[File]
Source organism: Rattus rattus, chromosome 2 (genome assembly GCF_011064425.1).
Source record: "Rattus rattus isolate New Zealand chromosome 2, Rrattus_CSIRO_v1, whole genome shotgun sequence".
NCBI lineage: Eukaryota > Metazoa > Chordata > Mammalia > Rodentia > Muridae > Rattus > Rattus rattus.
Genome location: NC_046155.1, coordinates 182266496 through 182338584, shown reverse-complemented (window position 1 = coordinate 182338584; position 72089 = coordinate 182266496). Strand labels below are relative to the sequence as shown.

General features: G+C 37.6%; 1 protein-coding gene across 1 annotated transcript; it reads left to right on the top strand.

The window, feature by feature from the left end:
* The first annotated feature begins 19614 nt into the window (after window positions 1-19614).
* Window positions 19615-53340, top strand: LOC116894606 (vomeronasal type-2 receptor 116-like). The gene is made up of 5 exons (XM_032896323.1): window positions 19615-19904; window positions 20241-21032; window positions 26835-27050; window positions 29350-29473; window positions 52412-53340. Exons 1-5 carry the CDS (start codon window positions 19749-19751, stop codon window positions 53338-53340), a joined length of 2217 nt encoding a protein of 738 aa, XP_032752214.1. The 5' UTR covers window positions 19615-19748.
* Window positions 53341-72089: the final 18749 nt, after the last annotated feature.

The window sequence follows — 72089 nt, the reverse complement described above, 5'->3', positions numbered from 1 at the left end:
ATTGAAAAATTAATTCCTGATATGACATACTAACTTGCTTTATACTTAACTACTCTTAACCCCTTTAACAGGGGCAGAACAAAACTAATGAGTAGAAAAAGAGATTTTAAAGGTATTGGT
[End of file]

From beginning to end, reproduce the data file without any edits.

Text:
Source organism: Rattus rattus, chromosome 2 (genome assembly GCF_011064425.1).
Source record: "Rattus rattus isolate New Zealand chromosome 2, Rrattus_CSIRO_v1, whole genome shotgun sequence".
NCBI lineage: Eukaryota > Metazoa > Chordata > Mammalia > Rodentia > Muridae > Rattus > Rattus rattus.
Genome location: NC_046155.1, coordinates 182266496 through 182338584, shown reverse-complemented (window position 1 = coordinate 182338584; position 72089 = coordinate 182266496). Strand labels below are relative to the sequence as shown.

General features: G+C 37.6%; 1 protein-coding gene across 1 annotated transcript; it reads left to right on the top strand.

The window, feature by feature from the left end:
* The first annotated feature begins 19614 nt into the window (after window positions 1-19614).
* Window positions 19615-53340, top strand: LOC116894606 (vomeronasal type-2 receptor 116-like). The gene is made up of 5 exons (XM_032896323.1): window positions 19615-19904; window positions 20241-21032; window positions 26835-27050; window positions 29350-29473; window positions 52412-53340. Exons 1-5 carry the CDS (start codon window positions 19749-19751, stop codon window positions 53338-53340), a joined length of 2217 nt encoding a protein of 738 aa, XP_032752214.1. The 5' UTR covers window positions 19615-19748.
* Window positions 53341-72089: the final 18749 nt, after the last annotated feature.

The window sequence follows — 72089 nt, the reverse complement described above, 5'->3', positions numbered from 1 at the left end:
ATTGAAAAATTAATTCCTGATATGACATACTAACTTGCTTTATACTTAACTACTCTTAACCCCTTTAACAGGGGCAGAACAAAACTAATGAGTAGAAAAAGAGATTTTAAAGGTATTGGT